But this is the way science makes progress. Forget about sages, white hairy scientists with a visionary views of the future, it is just a question of pure humanity, I mean, childishness.

So, the instrument is acquiring his data, not informed about the harsh battle ensuing via email between here and several offices at the University of New South Wales. Everybody has an excellent point of view, and is asking to me to change the observing strategy (that means to make some adjustment on the instrument control program) following their suggestions.

The friendly atmosphere, the ingenuous jokes of the past are quickly over and everybody searches in others email for certain signs that the problem is no longer just about science progress, but a personal vendetta against him.

The problem is that we have to measure, to say it roughly, how much radiation is emitted from the sky at a given wavelength, actually, 350 micro-metres. Yes, the sky emits radiation, infrared light, light, otherwise it would be completely dark, and we are here because of that (also the daily blue color is quite a different phenomena with respect to the thermal emission we are measuring, that doesn't expire at night). This radiation is important, because it can tell us, and a possibly not very interested world, if this is the outstanding site we hope to build an infrared astronomical observatory on.

Well, the instrument we use here, the SUMMIT, features a rotating mirror, that allows US to look at different directions above the horizon. If you look just over your head, the beam will travel across the atmosphere, collecting all the radiation emitted by it, that represents just a lot of unwished noise for the never satisfied astronomer. If you look toward the horizon, the instrument will look toward a thicker layer of atmosphere. This is why, for example, the sky is more foggy toward the horizon than toward the zenith (the, I guess, Arabian word for "directly above your head" or something like this).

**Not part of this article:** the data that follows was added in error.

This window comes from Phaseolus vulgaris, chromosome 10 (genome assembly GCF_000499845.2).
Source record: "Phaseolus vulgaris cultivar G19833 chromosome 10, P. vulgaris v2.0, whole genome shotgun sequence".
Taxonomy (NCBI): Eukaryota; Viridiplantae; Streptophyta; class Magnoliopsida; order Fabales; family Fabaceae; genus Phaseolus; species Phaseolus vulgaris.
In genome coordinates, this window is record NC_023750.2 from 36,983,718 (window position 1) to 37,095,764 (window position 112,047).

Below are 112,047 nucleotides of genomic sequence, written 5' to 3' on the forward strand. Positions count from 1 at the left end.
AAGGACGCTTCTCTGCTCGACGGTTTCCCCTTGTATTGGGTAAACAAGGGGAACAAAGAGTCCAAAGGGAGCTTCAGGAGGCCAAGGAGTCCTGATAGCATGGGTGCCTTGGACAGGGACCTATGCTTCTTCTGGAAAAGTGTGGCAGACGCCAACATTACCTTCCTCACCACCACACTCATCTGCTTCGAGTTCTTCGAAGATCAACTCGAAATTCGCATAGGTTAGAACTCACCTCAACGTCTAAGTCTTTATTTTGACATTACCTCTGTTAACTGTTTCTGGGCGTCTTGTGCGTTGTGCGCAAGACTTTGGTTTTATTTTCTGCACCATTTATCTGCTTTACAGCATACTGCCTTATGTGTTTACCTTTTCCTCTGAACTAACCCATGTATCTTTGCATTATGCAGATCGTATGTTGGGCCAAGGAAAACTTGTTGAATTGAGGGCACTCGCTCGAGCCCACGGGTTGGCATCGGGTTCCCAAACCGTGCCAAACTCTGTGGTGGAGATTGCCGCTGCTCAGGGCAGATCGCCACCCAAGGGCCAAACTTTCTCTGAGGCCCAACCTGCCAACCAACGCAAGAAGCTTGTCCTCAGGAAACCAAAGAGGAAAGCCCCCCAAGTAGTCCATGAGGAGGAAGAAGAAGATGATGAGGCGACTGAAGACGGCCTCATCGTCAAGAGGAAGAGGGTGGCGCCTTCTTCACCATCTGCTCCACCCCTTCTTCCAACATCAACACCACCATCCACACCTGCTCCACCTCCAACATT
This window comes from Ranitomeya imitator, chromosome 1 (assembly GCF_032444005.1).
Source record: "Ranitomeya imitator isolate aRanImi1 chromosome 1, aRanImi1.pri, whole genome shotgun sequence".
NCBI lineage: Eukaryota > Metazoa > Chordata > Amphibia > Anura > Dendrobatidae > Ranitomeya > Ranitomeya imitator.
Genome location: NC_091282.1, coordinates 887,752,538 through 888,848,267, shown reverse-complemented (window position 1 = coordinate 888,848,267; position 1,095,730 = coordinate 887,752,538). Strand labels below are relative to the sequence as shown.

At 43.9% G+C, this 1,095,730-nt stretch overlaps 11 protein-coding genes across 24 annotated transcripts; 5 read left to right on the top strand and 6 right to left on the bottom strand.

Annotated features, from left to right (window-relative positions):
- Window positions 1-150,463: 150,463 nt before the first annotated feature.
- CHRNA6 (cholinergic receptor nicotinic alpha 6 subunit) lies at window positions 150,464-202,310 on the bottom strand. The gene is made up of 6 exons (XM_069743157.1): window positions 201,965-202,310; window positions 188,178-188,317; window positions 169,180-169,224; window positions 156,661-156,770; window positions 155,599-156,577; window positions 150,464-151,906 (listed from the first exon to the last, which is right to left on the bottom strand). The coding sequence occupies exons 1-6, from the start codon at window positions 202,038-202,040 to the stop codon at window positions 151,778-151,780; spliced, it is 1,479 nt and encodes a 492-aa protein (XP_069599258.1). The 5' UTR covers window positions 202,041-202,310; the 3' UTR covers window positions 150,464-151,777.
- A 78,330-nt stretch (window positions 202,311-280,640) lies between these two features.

By looking in different directions above the horizon, you can "easily" compute how transparent the atmosphere is. You can't do it with just one measurement though, because two different parameters determine how much radiation is emitted by the sky: the opacity and a sort of "average" sky temperature. A warmer body radiates more than a cold, and a more transparent body is emitting, for definition, less radiation than an opaque one. You have to get both the parameters out of your data, that can easily be done by looking at, at least, two different directions through the atmosphere as, these two parameters play a slightly different role at different elevations above the horizon.